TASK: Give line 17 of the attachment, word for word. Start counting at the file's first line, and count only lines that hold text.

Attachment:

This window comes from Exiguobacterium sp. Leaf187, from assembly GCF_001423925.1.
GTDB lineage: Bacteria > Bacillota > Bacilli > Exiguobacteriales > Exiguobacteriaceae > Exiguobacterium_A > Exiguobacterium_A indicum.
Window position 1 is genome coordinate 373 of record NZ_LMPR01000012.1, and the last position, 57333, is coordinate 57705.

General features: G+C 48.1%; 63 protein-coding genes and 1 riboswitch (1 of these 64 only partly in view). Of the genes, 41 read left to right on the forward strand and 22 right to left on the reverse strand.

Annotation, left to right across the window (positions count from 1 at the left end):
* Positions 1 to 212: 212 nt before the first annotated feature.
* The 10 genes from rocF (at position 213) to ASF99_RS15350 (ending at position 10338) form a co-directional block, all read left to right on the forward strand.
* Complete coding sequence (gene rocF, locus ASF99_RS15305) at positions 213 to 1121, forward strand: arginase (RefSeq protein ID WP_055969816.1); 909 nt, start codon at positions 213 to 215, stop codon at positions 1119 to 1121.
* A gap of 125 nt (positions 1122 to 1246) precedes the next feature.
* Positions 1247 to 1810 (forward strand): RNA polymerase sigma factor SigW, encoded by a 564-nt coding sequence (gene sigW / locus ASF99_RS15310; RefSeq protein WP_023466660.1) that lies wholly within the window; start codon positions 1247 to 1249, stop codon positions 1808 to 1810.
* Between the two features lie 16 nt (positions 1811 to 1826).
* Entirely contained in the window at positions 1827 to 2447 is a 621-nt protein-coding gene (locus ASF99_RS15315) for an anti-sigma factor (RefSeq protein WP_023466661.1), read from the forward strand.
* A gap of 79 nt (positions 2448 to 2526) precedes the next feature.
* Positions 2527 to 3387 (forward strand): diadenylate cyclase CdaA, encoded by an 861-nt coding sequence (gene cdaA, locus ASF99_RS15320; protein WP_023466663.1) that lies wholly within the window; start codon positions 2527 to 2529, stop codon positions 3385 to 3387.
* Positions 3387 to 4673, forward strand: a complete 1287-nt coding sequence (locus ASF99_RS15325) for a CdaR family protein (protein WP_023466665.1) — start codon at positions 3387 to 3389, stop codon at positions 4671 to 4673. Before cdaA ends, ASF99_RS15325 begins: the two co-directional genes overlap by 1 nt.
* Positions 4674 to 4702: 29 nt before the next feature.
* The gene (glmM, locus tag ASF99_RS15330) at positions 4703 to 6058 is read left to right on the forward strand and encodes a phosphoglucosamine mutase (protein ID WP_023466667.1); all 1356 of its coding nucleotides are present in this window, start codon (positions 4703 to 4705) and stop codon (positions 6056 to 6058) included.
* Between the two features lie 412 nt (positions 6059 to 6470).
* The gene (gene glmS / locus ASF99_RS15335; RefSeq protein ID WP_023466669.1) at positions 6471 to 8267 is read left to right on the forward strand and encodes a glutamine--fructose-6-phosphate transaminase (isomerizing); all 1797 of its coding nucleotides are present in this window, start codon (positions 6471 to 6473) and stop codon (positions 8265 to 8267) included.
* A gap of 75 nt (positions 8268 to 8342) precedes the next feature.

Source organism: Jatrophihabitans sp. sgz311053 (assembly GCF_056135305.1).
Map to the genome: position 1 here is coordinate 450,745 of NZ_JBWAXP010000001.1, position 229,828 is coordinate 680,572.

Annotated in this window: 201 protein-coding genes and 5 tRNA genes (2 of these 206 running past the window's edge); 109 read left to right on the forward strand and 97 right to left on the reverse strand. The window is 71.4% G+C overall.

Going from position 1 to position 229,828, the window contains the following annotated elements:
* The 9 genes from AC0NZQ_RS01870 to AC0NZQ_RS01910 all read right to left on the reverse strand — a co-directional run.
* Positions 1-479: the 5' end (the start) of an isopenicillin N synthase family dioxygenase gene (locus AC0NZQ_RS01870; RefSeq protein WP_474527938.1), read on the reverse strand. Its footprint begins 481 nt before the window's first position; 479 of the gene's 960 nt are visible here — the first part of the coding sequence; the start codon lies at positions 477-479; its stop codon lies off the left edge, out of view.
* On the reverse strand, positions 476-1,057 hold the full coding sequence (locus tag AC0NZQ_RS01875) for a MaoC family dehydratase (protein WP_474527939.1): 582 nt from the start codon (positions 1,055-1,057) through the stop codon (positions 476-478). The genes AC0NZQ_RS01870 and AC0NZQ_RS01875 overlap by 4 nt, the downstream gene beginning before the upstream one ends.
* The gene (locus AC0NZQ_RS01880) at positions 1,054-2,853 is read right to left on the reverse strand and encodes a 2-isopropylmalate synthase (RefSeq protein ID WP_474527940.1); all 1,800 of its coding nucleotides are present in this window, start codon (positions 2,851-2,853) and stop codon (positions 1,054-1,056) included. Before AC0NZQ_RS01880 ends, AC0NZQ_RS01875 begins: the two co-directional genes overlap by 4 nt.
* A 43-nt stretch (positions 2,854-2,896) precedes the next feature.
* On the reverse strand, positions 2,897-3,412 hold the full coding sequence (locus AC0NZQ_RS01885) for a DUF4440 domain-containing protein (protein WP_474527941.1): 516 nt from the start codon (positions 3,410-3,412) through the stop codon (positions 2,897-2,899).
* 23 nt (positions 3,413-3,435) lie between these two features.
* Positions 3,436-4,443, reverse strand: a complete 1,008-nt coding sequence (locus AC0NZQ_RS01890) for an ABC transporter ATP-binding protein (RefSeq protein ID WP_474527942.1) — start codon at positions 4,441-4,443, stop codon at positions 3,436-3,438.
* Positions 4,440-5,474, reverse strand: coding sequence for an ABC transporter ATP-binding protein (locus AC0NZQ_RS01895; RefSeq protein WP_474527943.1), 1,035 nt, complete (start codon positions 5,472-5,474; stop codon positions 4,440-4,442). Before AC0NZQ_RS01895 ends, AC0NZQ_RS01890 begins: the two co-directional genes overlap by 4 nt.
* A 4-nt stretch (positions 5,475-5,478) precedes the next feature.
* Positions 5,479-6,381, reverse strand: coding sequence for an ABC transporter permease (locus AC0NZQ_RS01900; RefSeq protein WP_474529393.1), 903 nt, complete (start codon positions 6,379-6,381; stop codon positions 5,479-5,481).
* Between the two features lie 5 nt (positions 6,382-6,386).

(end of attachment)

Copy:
* The gene (glmM, locus tag ASF99_RS15330) at positions 4703 to 6058 is read left to right on the forward strand and encodes a phosphoglucosamine mutase (protein ID WP_023466667.1); all 1356 of its coding nucleotides are present in this window, start codon (positions 4703 to 4705) and stop codon (positions 6056 to 6058) included.